In regards, to "future proofing", when it comes to video cards, both AMD and Nvidia release new ones every year... Which is why I think it makes more sense to buy when needed. For example, I purchased an Nvidia 8800 GT with my Mac Pro 3,1 which was the best (next to the insanely expensive Quadro FX 5600 which, I think, cost over $1000), today, can't hold a candle to today's low end cards.

    That being said, as things stand today, the best "consumer" cards are the AMD Radeon 7970 or Nvidia GTX 780. Top official Mac versions from manufacturers are, the Sapphire Radeon 7950 or the EVGA GTX 680.

    P.S.: Almost forgot to mention that if you haven't already done so, installing an SSD will enhanced the experience of using your computer immeasurably.
     
  14. PinkyMacGodess macrumors 68040

    PinkyMacGodess

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    #14
    Even though the W5580/90 are 130 watt?

    I got a small SSD a while ago and was thinking of using it for the OS.
     
  15. pastrychef macrumors 601

    pastrychef

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    #15
    Yes, the W5580 and W5590 have been reported to work fine by a number of forum members here.

    I advise you to get OS X installed on the SSD ASAP. lol It's really like night and day.
     
  16. DPUser macrumors 6502a

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    #16
    I did the EFI flash, 4.1 to 5.1, and dropped in a W3680 hex 3.33. P.e.r.f.e.c.t.

    If you are going to upgrade the processor, take your machine to the max, within your budget of course. Don't limit yourself to 4.1 compatible CPUs; the EFI flash is super simple and there is no downside of which I am aware.
     
  17. jetjaguar macrumors 68030

    jetjaguar

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    #17
    totally agree .. i upgraded to W3690 and love it:D
     
  18. sofandi thread starter macrumors newbie

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    #18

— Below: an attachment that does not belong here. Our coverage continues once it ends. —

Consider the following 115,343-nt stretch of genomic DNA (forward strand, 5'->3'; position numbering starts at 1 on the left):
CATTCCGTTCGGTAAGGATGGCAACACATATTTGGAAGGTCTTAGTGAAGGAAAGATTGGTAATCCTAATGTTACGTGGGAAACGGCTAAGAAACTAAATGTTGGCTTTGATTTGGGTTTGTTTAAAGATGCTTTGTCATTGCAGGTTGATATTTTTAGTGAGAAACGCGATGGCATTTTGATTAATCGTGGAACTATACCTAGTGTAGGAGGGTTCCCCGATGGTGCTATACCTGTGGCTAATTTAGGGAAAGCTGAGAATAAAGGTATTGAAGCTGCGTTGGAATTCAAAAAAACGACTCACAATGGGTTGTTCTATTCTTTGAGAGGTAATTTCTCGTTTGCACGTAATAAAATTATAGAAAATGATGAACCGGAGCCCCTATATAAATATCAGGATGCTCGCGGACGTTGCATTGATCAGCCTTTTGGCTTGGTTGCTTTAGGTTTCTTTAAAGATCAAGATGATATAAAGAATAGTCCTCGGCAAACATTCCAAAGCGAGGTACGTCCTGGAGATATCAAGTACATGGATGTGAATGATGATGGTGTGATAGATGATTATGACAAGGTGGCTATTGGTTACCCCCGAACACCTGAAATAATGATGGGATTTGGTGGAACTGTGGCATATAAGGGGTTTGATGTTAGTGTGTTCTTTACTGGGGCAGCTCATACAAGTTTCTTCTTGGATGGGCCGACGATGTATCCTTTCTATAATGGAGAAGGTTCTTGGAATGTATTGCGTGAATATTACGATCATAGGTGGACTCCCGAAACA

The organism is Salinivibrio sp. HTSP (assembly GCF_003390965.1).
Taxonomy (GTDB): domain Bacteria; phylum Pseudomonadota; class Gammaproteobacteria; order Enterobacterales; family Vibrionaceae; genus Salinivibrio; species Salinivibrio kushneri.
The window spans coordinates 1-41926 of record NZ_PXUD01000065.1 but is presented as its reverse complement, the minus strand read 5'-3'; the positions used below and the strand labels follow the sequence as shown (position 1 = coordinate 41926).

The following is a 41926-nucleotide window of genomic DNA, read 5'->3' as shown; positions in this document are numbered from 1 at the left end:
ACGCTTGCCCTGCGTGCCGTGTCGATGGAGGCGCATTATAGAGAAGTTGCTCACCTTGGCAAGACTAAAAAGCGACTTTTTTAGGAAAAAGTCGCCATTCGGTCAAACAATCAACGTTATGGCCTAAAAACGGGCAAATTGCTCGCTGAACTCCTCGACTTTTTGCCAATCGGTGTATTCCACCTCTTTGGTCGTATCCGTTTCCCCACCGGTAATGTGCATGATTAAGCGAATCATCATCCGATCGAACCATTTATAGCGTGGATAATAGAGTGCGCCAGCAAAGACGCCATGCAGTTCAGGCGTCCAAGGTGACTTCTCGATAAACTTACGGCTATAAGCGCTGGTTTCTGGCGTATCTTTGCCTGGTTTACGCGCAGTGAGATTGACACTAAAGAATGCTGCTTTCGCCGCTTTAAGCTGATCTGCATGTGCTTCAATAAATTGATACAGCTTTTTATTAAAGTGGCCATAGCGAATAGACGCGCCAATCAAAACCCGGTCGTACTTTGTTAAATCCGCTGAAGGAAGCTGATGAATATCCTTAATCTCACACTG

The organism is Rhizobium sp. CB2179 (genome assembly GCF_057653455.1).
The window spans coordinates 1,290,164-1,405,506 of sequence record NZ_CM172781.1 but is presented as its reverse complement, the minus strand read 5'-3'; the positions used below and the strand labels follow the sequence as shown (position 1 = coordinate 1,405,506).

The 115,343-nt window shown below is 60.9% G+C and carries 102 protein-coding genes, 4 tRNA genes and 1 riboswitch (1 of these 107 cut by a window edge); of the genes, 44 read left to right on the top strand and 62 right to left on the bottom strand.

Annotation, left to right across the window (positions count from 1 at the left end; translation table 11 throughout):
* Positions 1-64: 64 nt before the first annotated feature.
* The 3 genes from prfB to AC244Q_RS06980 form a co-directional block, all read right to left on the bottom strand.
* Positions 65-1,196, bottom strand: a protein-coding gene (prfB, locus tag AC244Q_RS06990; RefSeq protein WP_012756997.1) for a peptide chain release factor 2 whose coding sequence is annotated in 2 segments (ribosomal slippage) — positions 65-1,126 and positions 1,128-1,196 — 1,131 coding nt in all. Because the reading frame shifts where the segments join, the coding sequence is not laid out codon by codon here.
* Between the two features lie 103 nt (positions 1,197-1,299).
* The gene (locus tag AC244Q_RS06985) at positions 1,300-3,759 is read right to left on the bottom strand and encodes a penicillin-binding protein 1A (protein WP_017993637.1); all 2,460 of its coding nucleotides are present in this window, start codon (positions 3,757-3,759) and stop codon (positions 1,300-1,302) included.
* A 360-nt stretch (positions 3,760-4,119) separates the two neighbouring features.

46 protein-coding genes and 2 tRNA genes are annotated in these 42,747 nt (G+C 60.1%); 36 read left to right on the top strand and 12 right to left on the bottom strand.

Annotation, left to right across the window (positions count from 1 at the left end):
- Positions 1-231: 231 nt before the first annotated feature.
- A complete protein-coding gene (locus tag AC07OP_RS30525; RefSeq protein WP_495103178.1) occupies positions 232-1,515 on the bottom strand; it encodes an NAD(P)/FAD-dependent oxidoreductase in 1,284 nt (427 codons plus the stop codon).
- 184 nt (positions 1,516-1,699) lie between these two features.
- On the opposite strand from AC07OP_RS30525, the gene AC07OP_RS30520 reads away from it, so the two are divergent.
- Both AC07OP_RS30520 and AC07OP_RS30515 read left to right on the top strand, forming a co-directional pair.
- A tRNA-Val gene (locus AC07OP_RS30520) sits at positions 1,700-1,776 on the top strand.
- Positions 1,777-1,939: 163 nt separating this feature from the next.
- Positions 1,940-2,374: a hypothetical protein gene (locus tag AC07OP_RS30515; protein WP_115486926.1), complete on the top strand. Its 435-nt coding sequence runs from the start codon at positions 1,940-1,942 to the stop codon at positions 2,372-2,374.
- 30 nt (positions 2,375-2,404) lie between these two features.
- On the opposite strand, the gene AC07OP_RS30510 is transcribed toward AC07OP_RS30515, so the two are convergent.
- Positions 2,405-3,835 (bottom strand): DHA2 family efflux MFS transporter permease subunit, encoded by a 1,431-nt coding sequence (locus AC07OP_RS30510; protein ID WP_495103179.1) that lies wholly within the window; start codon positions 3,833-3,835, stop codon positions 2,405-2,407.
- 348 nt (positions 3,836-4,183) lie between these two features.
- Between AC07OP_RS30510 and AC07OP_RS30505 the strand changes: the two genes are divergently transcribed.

Hey guys,

    great to hear that the W3570 is indeed just a drop-in. I will lurk Ebay for a while still and check whether there are any good prices on the hexes, the W3680 would be the preferable alternative to the W3570 - however, it does come at quite a cost even at used prices - about 320€*more (I think that is about 400$)...

    Anyway, I will post results as soon as I find a suitable processor and got it replaced (still don't dare to do it on my own)... I definitely agree on the SSD - I got a Samsung SSD 830 256 GB already, figured it offers the best value. Any higher SSD speeds should not be visible on the Mac Pro, since it it limited to Sata II speeds.

    I think I will do another Google hunt to check benchmarks on the W3570 vs. the W3680:D
     
  19. DanielCoffey macrumors 65816

    DanielCoffey

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    #19
    You can get PCI-E SATA III cards for the Mac Pro which are bootable now, such as the Highpoint Rocket 640L or the one from Apricorn.
     
  20. sofandi thread starter macrumors newbie

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    #20
    Hey pastrychef and all the other guys,

    got one more question concerning the gpu upgrade.

    I read around a bit on the GTX 680 Flashing thread and I think I would manage to flash a GTX 680... However, I am a bit concerned about the noise levels from the reference cooler on the GTX 680. This is why I originally preferred the Asus GTX 670 Direct CU II - this guy uses it in his Mac Pro relatively fine:

    http://junipermonkeys.com/follow-up-putting-an-nvidia-670-in-a-mac-pro

    The most important question to me is: How big is the noise difference between the custom cooler on the Asus GXT 670 and the reference cooler on the GTX 680. One more advantage would obviously be that the flashed GTX 680 would benefit from a full PCIe 2.0 or even 3.0? How big would the performance difference most likely be?

    On a related note: Do you guys think that the custom cooler on the Asus GTX 670 is going to be bad for the Mac Pro, since it blows the hot air up and not out back? I would really like to benefit from the noise levels on the Asus cooler, but wanna be safe...

    King regards for any advice:)
     
  21. pastrychef macrumors 601

    pastrychef

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    #21
    The GTX 670 I had came with a reference cooler and it was inaudible to my admittedly bad hearing.
     
  22. DanielCoffey macrumors 65816

    DanielCoffey

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    #22
    My AMD 7950 uses a fairly similar dual-fan cooler and I believe the air flow is in from the top, over the heat sink and out the sides back into the case with a proportion guided out the rear exhaust slots.

    The PCI bay fan then detects this heat source and spins up to push more air from the front and out the back.

    You may find you hear the PCI bay fan more than the GPU fans as they are generally engineered to be pretty quiet.